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Here, tour guide and country music broadcaster NICK ERBY explains why a motorhome is the perfect vehicle to explore North America.

THOUSANDS OF Australians travel through Western Canada and Alaska every year to marvel at the spectacular scenery.

For me, that experience was embellished several times over as I drove a motorhome through seemingly endless magnificent landscapes, stopping wherever I liked to take in the incredible views.

I’d duck off the highway to watch an ice flow on a river, or a waterfall, or pull up to watch a family of bears playing in the grass 20 metres away.

My experience was extra special because we drove more than 5,000kms from Seattle to Anchorage in a motorhome with a group of other Aussies and Kiwis on a tour organised in Australia.

Hundreds of people have done the ‘Alaska Highway Adventure’ with America Canada Motorhome Tours over the past 20 years.

There were no hotels, no packing and unpacking, no bus schedule, no timed stops and meal breaks. We just felt so “free”.

The 21-day road trip was organised so you could drive each day from one pre-booked campground to the next, four to five hours away. How long you took was up to you.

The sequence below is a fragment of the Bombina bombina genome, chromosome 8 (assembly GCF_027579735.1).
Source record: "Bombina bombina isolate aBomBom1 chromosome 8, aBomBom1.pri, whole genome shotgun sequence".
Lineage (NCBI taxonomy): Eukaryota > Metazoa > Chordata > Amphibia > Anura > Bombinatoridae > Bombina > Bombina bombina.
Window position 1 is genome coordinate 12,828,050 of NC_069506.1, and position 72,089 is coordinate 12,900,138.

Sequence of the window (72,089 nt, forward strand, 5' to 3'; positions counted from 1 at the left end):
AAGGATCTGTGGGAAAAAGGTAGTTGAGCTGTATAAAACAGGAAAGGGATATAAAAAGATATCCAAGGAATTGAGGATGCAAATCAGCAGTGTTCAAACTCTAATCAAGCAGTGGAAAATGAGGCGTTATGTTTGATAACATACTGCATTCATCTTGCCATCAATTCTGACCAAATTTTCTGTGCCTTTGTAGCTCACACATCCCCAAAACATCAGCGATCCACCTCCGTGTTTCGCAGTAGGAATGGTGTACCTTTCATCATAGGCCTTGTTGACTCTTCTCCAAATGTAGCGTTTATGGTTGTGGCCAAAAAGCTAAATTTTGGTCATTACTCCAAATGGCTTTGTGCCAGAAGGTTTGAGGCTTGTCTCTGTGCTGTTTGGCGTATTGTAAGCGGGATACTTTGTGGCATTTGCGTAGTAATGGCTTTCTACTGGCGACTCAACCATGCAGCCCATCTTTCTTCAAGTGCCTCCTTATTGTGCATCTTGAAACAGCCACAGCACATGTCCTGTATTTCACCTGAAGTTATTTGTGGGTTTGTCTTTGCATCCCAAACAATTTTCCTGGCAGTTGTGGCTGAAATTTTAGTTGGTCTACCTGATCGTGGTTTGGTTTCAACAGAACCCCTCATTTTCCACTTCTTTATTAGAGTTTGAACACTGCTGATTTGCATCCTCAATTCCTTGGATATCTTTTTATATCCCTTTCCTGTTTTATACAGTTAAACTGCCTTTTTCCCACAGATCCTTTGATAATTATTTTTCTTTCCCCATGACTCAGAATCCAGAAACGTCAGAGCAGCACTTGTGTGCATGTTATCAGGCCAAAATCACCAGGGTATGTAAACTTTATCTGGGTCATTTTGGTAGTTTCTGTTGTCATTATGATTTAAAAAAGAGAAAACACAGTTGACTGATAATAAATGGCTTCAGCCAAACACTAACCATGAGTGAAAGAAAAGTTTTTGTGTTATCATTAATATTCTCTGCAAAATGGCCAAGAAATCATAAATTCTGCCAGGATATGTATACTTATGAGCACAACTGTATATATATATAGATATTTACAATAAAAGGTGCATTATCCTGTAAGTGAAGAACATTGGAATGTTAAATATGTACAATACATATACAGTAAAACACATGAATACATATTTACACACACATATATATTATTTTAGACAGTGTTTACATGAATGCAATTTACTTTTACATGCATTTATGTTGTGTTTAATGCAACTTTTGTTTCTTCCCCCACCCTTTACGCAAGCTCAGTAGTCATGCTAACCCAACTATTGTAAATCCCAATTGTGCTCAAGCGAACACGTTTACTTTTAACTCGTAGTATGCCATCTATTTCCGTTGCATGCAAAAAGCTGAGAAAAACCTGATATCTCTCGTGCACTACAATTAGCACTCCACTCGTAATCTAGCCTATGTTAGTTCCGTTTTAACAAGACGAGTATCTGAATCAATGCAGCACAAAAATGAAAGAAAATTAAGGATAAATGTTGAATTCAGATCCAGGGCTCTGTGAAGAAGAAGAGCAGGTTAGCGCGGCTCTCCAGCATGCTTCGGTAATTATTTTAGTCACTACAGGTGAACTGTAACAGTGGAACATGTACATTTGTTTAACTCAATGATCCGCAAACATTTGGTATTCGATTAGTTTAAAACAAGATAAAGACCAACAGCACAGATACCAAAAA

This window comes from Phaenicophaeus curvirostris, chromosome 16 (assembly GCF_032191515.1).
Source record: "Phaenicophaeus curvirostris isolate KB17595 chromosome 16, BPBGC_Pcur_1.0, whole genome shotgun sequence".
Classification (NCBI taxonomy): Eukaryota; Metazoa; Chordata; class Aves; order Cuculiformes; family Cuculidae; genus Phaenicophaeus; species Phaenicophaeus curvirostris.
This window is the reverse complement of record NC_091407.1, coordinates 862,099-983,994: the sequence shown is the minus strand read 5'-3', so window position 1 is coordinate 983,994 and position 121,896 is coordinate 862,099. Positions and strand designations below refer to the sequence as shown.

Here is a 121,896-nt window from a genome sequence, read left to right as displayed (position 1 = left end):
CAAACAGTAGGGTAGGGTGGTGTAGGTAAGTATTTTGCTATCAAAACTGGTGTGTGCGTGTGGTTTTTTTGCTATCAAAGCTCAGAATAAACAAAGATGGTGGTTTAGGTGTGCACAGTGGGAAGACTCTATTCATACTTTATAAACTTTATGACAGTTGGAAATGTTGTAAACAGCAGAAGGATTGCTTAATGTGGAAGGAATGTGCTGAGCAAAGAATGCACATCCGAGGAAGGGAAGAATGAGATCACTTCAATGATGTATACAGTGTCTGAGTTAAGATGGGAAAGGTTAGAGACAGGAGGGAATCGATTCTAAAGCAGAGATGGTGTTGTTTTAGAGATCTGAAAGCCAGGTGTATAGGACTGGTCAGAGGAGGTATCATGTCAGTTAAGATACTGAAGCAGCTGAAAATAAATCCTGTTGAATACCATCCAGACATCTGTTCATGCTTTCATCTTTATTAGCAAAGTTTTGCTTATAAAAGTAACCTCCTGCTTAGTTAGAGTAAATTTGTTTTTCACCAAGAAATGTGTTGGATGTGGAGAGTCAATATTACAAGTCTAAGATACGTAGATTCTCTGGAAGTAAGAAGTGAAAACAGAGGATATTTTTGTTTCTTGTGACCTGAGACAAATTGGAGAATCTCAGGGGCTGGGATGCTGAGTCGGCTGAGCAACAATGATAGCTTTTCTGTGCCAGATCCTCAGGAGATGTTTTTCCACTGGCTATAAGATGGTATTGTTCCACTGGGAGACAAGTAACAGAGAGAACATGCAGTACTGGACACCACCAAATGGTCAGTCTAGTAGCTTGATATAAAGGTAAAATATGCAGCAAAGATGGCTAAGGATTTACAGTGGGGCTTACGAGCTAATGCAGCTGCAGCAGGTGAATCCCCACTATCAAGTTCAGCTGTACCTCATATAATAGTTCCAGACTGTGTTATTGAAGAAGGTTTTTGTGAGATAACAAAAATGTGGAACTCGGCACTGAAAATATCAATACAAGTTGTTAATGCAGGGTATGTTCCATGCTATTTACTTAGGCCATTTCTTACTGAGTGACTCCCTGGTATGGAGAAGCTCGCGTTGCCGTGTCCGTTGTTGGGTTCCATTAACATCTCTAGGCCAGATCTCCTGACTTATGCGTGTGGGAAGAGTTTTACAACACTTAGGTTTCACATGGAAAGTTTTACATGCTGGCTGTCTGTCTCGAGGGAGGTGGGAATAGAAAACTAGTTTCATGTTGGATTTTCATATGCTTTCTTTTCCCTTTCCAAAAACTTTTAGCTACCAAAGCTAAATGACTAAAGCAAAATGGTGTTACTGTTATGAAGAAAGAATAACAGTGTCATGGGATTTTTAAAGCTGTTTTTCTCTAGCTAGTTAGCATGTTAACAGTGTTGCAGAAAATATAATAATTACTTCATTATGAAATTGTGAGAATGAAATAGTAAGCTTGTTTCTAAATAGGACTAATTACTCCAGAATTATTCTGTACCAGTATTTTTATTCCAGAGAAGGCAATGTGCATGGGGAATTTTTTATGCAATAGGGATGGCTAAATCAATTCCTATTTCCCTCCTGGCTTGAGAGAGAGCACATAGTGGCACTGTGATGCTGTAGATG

It’s not a convoy tour, so some left early in the morning to spot animals feeding and saw plenty. Others just drove straight through to the next stop.

On our route there were more than 200 river crossings and one couple would have lunch and a siesta beside a river every day. 

The campgrounds were key. Every afternoon we would have ‘happy hour’, where apart from socialising, we would compare notes and tell each other of our plans for the next day.

All the way up, the campgrounds (RV Parks) were very satisfactory. Some had better facilities but all had power, showers, laundries and Wi-Fi. (We had one night of free camping by a lake – it snowed and it was fun.)

Our seven- and nine-metre vans (automatic with petrol engines) came from a company in Seattle. They were well fitted out with a bathroom, toilet, bedding, cooking and kitchen utensils. They had a generator (if needed), plus gas for the fridge and oven.

Driving was very comfortable – it takes a day or so to get used to left hand drive, but everyone manages it. Traveling north through British Columbia into Alaska is limited to a couple of highways but generally the roads are two lane and good.

Apart from the wonderful driving experience through the Canadian Rockies into the Alaskan Wilderness, you also get to see iconic destinations like Banff, Jasper, Whitehorse, Fairbanks, Denali National Park and Anchorage.

There are several opportunities to experience attractions along the way, including the renowned Athabasca Glacier, the White Pass & Yukon Railroad trip, Dawson City and a flight onto Mt McKinley (the highest mountain in North America).

You can also go dog sledding, gold mining and fly above the Arctic Circle to the top of Alaska.

And to top off this well thought out itinerary, the return to Vancouver is via the renowned Inside Passage Cruise.